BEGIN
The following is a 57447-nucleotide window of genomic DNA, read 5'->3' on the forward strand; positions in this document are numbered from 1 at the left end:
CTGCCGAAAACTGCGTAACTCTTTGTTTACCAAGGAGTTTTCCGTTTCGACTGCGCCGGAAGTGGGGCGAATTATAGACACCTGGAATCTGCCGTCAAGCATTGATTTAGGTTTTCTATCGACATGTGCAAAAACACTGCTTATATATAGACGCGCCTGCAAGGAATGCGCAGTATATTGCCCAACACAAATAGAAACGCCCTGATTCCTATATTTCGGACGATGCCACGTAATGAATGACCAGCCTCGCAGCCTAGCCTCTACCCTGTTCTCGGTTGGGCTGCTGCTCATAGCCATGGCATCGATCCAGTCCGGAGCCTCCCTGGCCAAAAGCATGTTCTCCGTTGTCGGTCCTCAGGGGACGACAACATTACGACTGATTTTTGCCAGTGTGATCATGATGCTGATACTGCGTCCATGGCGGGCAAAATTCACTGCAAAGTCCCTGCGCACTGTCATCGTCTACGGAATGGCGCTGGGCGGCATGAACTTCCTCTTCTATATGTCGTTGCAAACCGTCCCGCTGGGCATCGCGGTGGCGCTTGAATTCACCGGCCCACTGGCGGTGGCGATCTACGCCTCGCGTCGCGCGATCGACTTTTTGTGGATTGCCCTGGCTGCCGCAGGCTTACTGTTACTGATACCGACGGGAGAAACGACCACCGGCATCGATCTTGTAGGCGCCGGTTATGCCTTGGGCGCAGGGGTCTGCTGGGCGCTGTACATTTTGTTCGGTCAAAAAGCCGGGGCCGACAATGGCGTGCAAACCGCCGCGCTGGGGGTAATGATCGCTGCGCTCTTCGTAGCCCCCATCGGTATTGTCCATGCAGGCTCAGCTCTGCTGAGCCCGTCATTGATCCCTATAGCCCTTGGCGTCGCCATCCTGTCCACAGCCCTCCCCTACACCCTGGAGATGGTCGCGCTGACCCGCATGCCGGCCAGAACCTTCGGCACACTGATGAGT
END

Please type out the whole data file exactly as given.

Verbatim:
The following is a 57447-nucleotide window of genomic DNA, read 5'->3' on the forward strand; positions in this document are numbered from 1 at the left end:
CTGCCGAAAACTGCGTAACTCTTTGTTTACCAAGGAGTTTTCCGTTTCGACTGCGCCGGAAGTGGGGCGAATTATAGACACCTGGAATCTGCCGTCAAGCATTGATTTAGGTTTTCTATCGACATGTGCAAAAACACTGCTTATATATAGACGCGCCTGCAAGGAATGCGCAGTATATTGCCCAACACAAATAGAAACGCCCTGATTCCTATATTTCGGACGATGCCACGTAATGAATGACCAGCCTCGCAGCCTAGCCTCTACCCTGTTCTCGGTTGGGCTGCTGCTCATAGCCATGGCATCGATCCAGTCCGGAGCCTCCCTGGCCAAAAGCATGTTCTCCGTTGTCGGTCCTCAGGGGACGACAACATTACGACTGATTTTTGCCAGTGTGATCATGATGCTGATACTGCGTCCATGGCGGGCAAAATTCACTGCAAAGTCCCTGCGCACTGTCATCGTCTACGGAATGGCGCTGGGCGGCATGAACTTCCTCTTCTATATGTCGTTGCAAACCGTCCCGCTGGGCATCGCGGTGGCGCTTGAATTCACCGGCCCACTGGCGGTGGCGATCTACGCCTCGCGTCGCGCGATCGACTTTTTGTGGATTGCCCTGGCTGCCGCAGGCTTACTGTTACTGATACCGACGGGAGAAACGACCACCGGCATCGATCTTGTAGGCGCCGGTTATGCCTTGGGCGCAGGGGTCTGCTGGGCGCTGTACATTTTGTTCGGTCAAAAAGCCGGGGCCGACAATGGCGTGCAAACCGCCGCGCTGGGGGTAATGATCGCTGCGCTCTTCGTAGCCCCCATCGGTATTGTCCATGCAGGCTCAGCTCTGCTGAGCCCGTCATTGATCCCTATAGCCCTTGGCGTCGCCATCCTGTCCACAGCCCTCCCCTACACCCTGGAGATGGTCGCGCTGACCCGCATGCCGGCCAGAACCTTCGGCACACTGATGAGT